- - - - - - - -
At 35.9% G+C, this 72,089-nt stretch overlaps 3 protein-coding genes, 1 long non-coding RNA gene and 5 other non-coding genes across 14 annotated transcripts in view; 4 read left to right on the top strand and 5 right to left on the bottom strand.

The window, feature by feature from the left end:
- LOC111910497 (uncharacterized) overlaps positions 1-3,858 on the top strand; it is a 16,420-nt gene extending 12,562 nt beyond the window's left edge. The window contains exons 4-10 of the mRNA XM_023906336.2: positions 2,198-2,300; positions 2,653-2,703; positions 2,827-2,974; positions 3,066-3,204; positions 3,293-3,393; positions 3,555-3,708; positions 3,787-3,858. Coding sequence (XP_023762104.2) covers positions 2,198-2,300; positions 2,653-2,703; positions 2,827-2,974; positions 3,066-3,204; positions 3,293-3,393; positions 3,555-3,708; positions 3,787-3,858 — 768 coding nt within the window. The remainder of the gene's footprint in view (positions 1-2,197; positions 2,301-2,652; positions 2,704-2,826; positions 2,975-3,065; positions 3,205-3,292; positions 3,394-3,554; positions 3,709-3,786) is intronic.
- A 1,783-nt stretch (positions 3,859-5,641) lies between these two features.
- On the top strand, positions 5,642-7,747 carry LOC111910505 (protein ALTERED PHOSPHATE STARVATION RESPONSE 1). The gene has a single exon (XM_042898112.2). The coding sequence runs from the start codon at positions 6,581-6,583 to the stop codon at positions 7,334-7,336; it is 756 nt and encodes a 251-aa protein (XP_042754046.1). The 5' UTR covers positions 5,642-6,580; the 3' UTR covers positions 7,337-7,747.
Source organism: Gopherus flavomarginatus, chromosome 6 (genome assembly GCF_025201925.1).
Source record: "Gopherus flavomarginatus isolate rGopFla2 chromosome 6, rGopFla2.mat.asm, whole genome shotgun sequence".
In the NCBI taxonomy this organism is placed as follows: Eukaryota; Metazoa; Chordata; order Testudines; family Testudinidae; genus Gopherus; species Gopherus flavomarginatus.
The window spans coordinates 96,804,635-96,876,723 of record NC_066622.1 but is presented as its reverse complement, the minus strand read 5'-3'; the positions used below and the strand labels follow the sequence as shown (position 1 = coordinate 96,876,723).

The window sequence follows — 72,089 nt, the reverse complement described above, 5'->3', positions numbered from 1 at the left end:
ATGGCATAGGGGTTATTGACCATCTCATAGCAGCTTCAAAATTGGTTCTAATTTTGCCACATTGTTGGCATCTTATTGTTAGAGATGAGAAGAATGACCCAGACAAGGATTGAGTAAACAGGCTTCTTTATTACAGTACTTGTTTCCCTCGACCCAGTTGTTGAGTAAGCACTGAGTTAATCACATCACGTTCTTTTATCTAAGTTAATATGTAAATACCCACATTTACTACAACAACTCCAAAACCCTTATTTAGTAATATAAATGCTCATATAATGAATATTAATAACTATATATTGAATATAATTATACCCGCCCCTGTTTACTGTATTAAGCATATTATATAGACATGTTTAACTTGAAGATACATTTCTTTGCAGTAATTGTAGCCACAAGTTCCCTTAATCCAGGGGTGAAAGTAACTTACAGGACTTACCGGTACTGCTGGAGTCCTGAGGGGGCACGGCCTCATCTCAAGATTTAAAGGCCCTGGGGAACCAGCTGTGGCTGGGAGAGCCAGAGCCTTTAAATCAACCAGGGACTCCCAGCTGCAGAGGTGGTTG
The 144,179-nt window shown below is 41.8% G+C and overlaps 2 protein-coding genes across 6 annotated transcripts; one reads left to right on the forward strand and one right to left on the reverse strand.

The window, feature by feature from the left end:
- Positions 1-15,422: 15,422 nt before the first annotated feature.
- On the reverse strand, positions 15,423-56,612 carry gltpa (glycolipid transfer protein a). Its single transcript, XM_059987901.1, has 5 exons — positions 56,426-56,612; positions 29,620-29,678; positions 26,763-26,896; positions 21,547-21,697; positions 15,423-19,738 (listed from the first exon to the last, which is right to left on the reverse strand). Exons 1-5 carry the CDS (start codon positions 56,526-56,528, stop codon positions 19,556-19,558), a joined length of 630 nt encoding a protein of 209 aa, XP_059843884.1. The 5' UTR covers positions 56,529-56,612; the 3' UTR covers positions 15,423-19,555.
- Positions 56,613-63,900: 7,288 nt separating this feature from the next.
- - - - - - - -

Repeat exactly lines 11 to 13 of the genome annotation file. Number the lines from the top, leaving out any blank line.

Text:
ATGGCATAGGGGTTATTGACCATCTCATAGCAGCTTCAAAATTGGTTCTAATTTTGCCACATTGTTGGCATCTTATTGTTAGAGATGAGAAGAATGACCCAGACAAGGATTGAGTAAACAGGCTTCTTTATTACAGTACTTGTTTCCCTCGACCCAGTTGTTGAGTAAGCACTGAGTTAATCACATCACGTTCTTTTATCTAAGTTAATATGTAAATACCCACATTTACTACAACAACTCCAAAACCCTTATTTAGTAATATAAATGCTCATATAATGAATATTAATAACTATATATTGAATATAATTATACCCGCCCCTGTTTACTGTATTAAGCATATTATATAGACATGTTTAACTTGAAGATACATTTCTTTGCAGTAATTGTAGCCACAAGTTCCCTTAATCCAGGGGTGAAAGTAACTTACAGGACTTACCGGTACTGCTGGAGTCCTGAGGGGGCACGGCCTCATCTCAAGATTTAAAGGCCCTGGGGAACCAGCTGTGGCTGGGAGAGCCAGAGCCTTTAAATCAACCAGGGACTCCCAGCTGCAGAGGTGGTTG
The 144,179-nt window shown below is 41.8% G+C and overlaps 2 protein-coding genes across 6 annotated transcripts; one reads left to right on the forward strand and one right to left on the reverse strand.

The window, feature by feature from the left end: